Speaking in behalf of IJCIC’s member agencies, Waxman underscored that after the Holocaust, “the creation of the State of Israel restored us (the Jewish people) as a factor in history,” and religiously and spiritually as well. He then told the Pope, “the Covenant with the Land (of Israel) established by the God of Abraham and his descendants endures, even as the covenant of the Torah abides.” In direct response to Jewish concern over the ambiguous treatment of Israel in the Vatican Notes, Johannes Cardinal Willebrands, president of the Vatican Secretariat on Religious Relations with Jews, declared at the opening working session:

“It will be recognized on two points that may have seemed insufficient to some, that for the first time the Catholic Church, at the highest level, has told its catechists, its preachers and its teachers, to consider the religious link of the Jewish people with the land of their fathers as well as the existence of the state of Israel in the context of international law, and to try to understand the meaning of the Shoah, the Holocaust.”

In light of progress made in many parts of the world, especially in the United States, in Catholic-Jewish understanding during the past two decades, Willebrands said that given the Church’s clear stand against anti-Semitism, “it becomes every day more difficult to have it (anti-Semitism) linked with official, approved Catholic teaching. It may draw from other sources, secular or pseudo-religious, and this we have to assess carefully. But we all agree that it is another problem. And as we in the Catholic Church have a long experience of anti-Catholicism, coming from many sources, we can perhaps use this experience, as it has been done in certain places like the USA, to counter the anti-Semitic plague.”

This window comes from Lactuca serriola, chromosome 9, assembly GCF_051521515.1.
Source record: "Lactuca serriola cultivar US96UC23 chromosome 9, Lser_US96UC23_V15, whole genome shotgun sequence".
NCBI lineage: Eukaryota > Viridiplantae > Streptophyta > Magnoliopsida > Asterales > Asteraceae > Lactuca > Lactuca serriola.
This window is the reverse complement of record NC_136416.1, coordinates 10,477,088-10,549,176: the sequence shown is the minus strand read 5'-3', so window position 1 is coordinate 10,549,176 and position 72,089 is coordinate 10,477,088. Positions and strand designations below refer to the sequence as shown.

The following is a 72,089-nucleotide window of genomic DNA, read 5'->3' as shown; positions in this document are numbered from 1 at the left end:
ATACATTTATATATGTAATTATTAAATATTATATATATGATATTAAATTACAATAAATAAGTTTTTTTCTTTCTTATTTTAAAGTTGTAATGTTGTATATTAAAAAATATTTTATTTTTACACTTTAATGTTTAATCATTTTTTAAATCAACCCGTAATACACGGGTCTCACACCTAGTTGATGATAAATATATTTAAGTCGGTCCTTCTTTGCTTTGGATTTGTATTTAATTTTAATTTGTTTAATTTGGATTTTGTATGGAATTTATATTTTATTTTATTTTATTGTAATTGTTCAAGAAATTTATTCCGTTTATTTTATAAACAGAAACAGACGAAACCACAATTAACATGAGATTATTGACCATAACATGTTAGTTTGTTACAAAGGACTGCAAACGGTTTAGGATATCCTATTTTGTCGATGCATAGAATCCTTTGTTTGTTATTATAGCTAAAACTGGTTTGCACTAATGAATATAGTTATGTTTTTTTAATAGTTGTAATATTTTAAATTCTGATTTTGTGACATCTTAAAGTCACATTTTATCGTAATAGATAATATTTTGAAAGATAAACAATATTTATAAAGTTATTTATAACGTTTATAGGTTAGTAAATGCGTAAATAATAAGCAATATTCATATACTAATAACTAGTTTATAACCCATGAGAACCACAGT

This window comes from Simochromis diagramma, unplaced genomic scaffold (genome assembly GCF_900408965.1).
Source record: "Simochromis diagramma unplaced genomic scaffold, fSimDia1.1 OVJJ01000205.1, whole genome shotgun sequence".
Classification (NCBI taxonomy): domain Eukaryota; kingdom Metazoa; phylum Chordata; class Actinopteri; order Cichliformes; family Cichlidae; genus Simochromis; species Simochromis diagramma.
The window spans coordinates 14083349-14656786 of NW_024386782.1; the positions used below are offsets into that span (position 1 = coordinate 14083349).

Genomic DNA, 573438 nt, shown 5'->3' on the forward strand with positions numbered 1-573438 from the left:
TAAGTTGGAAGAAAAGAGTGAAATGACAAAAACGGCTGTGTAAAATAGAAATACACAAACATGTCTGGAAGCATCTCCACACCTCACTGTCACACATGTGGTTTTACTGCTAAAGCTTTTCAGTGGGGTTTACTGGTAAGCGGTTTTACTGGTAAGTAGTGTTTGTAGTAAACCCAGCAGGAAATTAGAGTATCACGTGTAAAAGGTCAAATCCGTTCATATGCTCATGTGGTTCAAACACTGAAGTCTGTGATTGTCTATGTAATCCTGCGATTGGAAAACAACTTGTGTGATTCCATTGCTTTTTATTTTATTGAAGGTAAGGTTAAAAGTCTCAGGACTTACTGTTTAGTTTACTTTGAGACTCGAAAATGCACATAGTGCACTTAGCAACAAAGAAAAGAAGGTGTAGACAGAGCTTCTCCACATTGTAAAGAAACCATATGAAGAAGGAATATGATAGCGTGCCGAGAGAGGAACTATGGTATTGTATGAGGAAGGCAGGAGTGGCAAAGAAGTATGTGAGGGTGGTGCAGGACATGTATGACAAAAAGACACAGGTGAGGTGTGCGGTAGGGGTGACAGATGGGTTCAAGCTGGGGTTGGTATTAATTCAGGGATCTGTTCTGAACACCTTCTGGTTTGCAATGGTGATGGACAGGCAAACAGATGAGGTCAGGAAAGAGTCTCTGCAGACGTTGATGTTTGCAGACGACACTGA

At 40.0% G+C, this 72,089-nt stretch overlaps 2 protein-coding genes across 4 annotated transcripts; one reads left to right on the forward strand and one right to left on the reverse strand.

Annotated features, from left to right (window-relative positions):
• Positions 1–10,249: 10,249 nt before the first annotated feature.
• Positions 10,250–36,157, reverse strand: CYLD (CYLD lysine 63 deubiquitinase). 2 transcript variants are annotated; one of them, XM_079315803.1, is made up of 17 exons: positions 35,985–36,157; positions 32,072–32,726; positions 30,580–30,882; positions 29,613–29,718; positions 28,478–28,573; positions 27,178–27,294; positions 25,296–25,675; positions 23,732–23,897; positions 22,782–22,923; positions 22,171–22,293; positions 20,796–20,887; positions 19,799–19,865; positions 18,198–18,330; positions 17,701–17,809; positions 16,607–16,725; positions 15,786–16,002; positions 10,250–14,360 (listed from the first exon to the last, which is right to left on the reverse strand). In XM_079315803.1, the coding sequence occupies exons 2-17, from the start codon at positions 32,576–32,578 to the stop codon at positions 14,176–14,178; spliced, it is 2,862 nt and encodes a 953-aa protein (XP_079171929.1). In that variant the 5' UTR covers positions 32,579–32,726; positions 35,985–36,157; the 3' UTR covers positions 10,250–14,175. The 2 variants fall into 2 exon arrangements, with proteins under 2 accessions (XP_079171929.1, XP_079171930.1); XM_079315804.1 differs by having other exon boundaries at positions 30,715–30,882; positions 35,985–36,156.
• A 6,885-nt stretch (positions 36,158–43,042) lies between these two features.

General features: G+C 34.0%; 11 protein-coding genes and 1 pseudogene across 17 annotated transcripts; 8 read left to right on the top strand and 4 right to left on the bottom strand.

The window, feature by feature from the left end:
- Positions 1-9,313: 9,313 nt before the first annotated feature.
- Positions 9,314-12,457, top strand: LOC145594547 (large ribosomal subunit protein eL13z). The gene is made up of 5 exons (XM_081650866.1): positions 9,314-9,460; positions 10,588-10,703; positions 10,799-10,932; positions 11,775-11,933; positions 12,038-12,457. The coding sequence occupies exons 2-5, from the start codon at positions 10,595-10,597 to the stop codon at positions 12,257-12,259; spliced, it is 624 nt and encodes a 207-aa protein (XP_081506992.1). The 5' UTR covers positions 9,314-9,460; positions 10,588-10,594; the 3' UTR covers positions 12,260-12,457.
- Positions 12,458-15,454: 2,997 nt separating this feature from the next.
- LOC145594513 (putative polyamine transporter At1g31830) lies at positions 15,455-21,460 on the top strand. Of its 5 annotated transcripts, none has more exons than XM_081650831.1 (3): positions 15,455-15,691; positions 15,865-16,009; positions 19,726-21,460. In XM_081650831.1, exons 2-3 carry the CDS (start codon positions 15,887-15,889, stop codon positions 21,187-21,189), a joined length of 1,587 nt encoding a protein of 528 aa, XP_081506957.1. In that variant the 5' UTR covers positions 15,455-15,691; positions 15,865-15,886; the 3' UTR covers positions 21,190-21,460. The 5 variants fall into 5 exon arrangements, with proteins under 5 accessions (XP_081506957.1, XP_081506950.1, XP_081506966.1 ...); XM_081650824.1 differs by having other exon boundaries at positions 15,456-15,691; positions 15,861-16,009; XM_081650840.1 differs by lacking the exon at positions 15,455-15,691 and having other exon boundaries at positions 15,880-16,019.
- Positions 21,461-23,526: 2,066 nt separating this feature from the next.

Prior to this meeting, there was much speculation growing out of the controversy over the Vatican Notes as to whether the Vatican was “regressing” in its commitments to improved Catholic-Jewish relations. Cardinal Willebrands, who as an aide to the late Cardinal Bea played a key role in the drafting of Nostra Aetate, nailed the speculation on the head.

“The Godhead is behind the text of Nostra Aetate, ” he said, and “the changed relationship with Judaism is not a question of practical decision, however noble and high flung our motivations may be for that. It is for us, as Catholics, a question of fidelity to our vocation, a part of our response to God.

“This is why there could never be a question of drawing back from Nostra Aetate. There can only be a question about going forward,” the Dutch Cardinal stated.

At the close of the three-day meeting, the Vatican and IJCIC groups agreed to establish a joint steering committee to advance relations between Catholics and Jews throughout the world, with particular attention to be given to the deepening of knowledge and understanding on the part of Catholics about the meaning to them of the Nazi Holocaust and the relationship of the Jewish people to Israel.

Virtually all the Jewish participants concluded that this historic meeting has put the locomotive of Catholic-Jewish relations back on the tracks.